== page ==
Winard Harper's natural gift for percussion became evident at an age when most children can't yet read.
At 4 years old, as his older brother listened to records in their Baltimore home, Harper would drum on whatever was in sight. His family saw musical potential in him that ended up spawning a 25-plus-year jazz career.
From playing drums with his brother's band in clubs at age 5 to performing with the likes of Ray Bryant and Jimmy Heath, Harper has experienced a lifelong passion for jazz, especially jazz percussion. Since about 1994, he has been sharing this love through his band the Winard Harper Sextet.
On Sunday, Harper, now 45, will return to his hometown when the Winard Harper Sextet comes to the Baltimore Museum of Art as part of the Baltimore Chamber Jazz Society's concert series.
"It's the history, the life, the love, the evolution of it," Harper said of jazz. "It's a very intricate music. It's a very powerful and moving music. [It's] one of the closest things to democracy that exists."
The sextet consists of Harper on drums and balafon, Jon Notar on piano, Bruce Harris on trumpet, Albert Rivera on tenor saxophone, Ameen Saleem on bass and Alioune Faye on African percussion.
The sextet, which Harper said has stayed busy with tours and projects since '94, released its latest album, Make it Happen, in 2006. Josh Evans, Lawrence Clark, T.W. Sample and Sean Higgins, though not performing Sunday, were featured on the album along with guests Jeremy Jones, Kevin Jones, Wycliffe Gordon and Antonio Hart, all African drummers.
In the 1980s, Harper, who moved to Atlanta at age 11 and back to the Baltimore-Washington area after high school, played with saxophonists Dexter Gordon and Johnny Griffin and singer Betty Carter. The Harper Brothers Band came next, which soon spawned his current group.
Inspired by trumpeter Clifford Brown and percussionist Max Roach early on, Harper said he is blessed to have played with so many legends over the years. His extensive list includes pianist Billy Taylor, guitarist and singer B.B. King, pianist Hank Jones and singer Nancy Wilson.
"The beautiful thing about this is, most jazz musicians are historians of music," Harper said. "These opportunities to play with my heroes or people I had pictures of hanging up were always a highlight."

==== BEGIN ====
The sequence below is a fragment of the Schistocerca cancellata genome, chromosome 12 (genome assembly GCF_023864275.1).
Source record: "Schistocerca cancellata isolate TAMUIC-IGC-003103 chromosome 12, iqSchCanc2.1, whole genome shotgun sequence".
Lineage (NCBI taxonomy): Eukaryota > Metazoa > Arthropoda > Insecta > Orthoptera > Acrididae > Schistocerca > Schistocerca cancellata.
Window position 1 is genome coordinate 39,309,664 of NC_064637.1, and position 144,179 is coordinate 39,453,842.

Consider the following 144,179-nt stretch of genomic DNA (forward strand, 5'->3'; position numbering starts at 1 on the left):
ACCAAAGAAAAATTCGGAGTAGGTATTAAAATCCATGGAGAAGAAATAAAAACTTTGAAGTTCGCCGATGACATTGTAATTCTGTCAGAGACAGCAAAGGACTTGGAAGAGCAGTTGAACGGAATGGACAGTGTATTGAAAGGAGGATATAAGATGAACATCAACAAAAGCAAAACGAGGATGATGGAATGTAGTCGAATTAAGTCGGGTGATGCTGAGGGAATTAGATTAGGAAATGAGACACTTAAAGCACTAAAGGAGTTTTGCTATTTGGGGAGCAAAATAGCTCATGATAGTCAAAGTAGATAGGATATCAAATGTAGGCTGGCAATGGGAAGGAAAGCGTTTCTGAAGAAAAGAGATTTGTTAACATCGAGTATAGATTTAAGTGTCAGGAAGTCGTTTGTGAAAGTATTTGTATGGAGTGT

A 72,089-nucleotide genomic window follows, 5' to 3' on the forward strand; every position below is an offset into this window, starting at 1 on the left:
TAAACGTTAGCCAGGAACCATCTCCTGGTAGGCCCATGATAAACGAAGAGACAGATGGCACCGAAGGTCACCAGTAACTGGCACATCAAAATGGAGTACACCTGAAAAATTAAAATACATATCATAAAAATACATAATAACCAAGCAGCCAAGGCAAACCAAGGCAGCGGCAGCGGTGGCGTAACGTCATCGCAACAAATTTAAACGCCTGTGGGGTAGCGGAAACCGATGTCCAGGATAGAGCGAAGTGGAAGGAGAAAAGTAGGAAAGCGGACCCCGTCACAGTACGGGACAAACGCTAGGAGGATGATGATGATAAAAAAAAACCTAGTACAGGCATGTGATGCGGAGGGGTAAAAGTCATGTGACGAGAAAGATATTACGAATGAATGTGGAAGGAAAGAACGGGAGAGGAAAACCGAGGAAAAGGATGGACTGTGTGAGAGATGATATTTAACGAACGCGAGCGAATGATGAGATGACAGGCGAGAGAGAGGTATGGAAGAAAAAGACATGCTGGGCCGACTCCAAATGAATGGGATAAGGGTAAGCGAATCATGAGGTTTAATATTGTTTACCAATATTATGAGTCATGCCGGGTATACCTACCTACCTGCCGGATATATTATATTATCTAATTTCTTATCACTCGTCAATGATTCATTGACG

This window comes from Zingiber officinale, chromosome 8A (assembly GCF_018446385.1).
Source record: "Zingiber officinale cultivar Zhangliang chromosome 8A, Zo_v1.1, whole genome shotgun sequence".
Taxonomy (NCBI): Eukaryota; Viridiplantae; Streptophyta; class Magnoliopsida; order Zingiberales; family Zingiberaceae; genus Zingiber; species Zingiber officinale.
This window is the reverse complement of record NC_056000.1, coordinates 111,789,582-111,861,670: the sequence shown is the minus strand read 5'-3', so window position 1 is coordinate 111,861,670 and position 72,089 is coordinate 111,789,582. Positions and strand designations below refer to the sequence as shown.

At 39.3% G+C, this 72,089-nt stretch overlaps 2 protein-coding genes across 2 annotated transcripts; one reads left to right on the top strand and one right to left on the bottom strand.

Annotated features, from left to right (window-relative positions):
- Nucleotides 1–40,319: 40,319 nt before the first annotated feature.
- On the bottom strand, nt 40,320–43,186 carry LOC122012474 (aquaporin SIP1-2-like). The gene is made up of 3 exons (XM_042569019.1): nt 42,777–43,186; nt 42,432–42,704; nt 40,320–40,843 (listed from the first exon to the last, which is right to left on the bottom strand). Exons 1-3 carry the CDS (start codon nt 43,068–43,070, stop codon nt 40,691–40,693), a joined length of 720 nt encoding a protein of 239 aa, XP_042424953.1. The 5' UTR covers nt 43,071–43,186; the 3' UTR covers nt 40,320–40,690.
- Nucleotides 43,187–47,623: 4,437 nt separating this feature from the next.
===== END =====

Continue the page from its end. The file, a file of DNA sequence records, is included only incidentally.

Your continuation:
Describing the sextet's African-influenced jazz sound as "soulful, joyful, moving," the drummer said that many people are not familiar with jazz. "A lot of times people ask me what kind of music I do," he said. "A lot of times I just say good music."
It's at this point in the conversation, he said, that people are surprised to realize that they enjoy a genre of music they previously knew nothing about.
Rarely has Harper had such problems in Baltimore, calling it a city of die-hard jazz fans. The music, he said, has to "feel good," and anything less "doesn't make the grade" in Charm City.
With the sextet's goal of "putting the dance back into the music," Harper said he hopes to attract more young people to jazz music, encouraging Baltimoreans to bring family members who have not been exposed to it. This way, the drummer said, the jazz audience will start to "replenish itself."
Youths and longtime listeners can expect "some really nutritious, soulful injections" of jazz, Harper said.
In returning to his birthplace to perform, Harper knows that the bar is set at its highest. "In some places, you might get away with playing from the head, but here you have to come from the heart as well," he said.
As part of the Baltimore Chamber Jazz Society's Five at 5 series, the Winard Harper Sextet performs at 5 p.m. Sunday at the Baltimore Museum of Art, 10 Art Museum Drive. Tickets are $10-$27. A free preconcert tour begins at 4 p.m. Call 410-385-5888 or go to baltimorechamberjazz.org.